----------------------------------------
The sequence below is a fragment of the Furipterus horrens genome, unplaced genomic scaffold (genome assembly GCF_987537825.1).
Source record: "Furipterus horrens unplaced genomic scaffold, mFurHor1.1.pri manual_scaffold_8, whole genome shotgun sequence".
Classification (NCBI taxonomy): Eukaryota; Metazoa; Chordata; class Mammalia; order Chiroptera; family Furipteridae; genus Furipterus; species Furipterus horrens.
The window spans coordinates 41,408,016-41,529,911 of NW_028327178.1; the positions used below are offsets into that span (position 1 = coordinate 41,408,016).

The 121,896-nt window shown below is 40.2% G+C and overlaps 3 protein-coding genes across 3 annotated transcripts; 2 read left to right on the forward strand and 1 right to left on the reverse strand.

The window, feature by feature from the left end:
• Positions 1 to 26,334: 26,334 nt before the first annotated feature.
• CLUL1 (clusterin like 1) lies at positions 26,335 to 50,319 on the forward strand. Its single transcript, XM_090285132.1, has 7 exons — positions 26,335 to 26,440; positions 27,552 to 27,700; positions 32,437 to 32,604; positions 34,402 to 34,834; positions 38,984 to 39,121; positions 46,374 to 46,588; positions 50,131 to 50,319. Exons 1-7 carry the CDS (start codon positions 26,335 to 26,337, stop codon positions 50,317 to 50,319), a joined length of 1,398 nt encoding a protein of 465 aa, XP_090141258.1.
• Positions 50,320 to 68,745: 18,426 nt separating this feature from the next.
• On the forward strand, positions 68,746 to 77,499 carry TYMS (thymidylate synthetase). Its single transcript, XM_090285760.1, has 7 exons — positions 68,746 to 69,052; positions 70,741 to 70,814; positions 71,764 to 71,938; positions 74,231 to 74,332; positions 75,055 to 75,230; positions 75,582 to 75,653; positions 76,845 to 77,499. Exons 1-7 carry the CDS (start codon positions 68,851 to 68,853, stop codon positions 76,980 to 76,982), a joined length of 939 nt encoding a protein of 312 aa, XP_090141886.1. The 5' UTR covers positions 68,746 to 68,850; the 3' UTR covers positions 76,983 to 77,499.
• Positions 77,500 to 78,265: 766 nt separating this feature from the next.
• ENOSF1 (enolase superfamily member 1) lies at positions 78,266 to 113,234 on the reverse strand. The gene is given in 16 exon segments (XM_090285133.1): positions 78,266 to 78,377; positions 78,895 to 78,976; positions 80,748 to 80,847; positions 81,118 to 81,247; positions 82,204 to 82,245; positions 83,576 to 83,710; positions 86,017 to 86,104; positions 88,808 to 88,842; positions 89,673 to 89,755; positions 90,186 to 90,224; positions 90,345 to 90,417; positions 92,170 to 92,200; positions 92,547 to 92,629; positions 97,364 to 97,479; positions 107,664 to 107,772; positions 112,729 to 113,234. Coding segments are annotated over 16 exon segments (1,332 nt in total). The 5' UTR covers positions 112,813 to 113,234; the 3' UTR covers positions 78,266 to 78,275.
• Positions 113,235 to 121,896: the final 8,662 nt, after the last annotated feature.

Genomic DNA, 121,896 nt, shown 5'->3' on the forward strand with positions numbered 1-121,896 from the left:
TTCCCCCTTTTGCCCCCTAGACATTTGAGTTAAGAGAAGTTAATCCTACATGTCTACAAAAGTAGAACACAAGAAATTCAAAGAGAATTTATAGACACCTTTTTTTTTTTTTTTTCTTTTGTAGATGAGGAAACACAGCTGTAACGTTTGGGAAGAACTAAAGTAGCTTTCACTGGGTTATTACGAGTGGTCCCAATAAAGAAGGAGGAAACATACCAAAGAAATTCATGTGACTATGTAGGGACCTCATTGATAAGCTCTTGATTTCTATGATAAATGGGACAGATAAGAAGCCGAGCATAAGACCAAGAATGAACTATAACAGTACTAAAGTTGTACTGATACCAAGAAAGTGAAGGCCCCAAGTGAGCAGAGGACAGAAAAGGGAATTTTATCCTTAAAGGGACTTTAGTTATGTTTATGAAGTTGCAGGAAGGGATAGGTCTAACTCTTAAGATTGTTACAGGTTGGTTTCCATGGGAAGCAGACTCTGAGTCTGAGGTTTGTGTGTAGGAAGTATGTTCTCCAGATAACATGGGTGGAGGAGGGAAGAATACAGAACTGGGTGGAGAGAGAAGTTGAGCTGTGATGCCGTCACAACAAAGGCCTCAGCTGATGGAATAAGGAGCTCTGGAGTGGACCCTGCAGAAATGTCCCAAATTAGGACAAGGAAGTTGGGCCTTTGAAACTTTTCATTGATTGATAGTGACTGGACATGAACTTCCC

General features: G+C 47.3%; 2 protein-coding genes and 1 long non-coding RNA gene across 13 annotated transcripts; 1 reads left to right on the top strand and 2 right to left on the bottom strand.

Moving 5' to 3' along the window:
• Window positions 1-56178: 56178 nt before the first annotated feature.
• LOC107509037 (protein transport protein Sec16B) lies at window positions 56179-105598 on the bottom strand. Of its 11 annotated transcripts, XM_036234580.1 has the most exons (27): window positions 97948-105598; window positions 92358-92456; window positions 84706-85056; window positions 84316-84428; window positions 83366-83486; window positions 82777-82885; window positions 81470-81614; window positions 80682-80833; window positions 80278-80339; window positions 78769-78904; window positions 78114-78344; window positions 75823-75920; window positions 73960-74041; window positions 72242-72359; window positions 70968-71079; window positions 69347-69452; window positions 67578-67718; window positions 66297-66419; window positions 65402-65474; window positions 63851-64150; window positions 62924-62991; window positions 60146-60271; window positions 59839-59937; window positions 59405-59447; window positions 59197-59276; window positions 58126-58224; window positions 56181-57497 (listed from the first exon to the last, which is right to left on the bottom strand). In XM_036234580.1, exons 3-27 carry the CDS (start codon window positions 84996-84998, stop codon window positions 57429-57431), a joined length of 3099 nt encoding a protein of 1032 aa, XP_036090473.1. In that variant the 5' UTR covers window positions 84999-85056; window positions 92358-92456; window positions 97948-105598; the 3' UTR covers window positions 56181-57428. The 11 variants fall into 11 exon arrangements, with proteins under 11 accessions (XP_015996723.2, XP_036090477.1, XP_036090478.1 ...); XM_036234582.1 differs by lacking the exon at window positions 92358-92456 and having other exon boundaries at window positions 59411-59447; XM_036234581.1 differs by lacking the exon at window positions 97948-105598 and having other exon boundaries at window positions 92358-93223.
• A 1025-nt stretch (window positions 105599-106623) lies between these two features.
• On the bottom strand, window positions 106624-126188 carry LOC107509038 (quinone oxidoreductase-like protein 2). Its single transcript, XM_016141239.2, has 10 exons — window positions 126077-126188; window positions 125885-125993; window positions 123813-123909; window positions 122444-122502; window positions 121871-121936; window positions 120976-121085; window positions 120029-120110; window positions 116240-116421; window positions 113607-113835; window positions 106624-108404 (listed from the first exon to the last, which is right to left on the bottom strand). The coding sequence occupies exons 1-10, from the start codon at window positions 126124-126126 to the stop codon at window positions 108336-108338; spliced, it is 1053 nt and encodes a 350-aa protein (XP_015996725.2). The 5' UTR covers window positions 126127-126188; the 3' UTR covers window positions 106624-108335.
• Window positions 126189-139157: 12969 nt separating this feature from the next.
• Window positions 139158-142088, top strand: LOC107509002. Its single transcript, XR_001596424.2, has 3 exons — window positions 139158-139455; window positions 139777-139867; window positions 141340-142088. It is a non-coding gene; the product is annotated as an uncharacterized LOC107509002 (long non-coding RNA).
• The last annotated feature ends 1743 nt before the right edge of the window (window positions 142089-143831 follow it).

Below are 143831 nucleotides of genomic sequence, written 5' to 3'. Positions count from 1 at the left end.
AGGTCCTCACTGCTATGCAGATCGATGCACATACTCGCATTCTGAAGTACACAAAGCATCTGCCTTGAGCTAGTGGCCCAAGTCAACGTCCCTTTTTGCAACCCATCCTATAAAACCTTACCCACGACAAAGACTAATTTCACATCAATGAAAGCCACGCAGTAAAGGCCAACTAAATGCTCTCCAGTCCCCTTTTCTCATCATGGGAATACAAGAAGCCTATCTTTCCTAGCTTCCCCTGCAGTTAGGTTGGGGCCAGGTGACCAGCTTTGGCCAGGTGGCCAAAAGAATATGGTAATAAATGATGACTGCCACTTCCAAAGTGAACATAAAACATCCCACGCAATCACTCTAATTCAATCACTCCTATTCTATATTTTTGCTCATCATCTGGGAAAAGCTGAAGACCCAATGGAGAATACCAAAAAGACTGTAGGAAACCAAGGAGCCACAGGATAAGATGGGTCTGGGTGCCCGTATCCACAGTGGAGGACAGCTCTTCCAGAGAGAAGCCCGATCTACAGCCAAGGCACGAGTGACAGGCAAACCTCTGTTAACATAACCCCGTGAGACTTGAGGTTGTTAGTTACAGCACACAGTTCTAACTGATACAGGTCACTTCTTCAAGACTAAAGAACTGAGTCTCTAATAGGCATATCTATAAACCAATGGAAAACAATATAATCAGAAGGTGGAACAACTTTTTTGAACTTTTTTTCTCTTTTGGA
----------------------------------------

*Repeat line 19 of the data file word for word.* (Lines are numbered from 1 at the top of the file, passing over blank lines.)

• LOC107509037 (protein transport protein Sec16B) lies at window positions 56179-105598 on the bottom strand. Of its 11 annotated transcripts, XM_036234580.1 has the most exons (27): window positions 97948-105598; window positions 92358-92456; window positions 84706-85056; window positions 84316-84428; window positions 83366-83486; window positions 82777-82885; window positions 81470-81614; window positions 80682-80833; window positions 80278-80339; window positions 78769-78904; window positions 78114-78344; window positions 75823-75920; window positions 73960-74041; window positions 72242-72359; window positions 70968-71079; window positions 69347-69452; window positions 67578-67718; window positions 66297-66419; window positions 65402-65474; window positions 63851-64150; window positions 62924-62991; window positions 60146-60271; window positions 59839-59937; window positions 59405-59447; window positions 59197-59276; window positions 58126-58224; window positions 56181-57497 (listed from the first exon to the last, which is right to left on the bottom strand). In XM_036234580.1, exons 3-27 carry the CDS (start codon window positions 84996-84998, stop codon window positions 57429-57431), a joined length of 3099 nt encoding a protein of 1032 aa, XP_036090473.1. In that variant the 5' UTR covers window positions 84999-85056; window positions 92358-92456; window positions 97948-105598; the 3' UTR covers window positions 56181-57428. The 11 variants fall into 11 exon arrangements, with proteins under 11 accessions (XP_015996723.2, XP_036090477.1, XP_036090478.1 ...); XM_036234582.1 differs by lacking the exon at window positions 92358-92456 and having other exon boundaries at window positions 59411-59447; XM_036234581.1 differs by lacking the exon at window positions 97948-105598 and having other exon boundaries at window positions 92358-93223.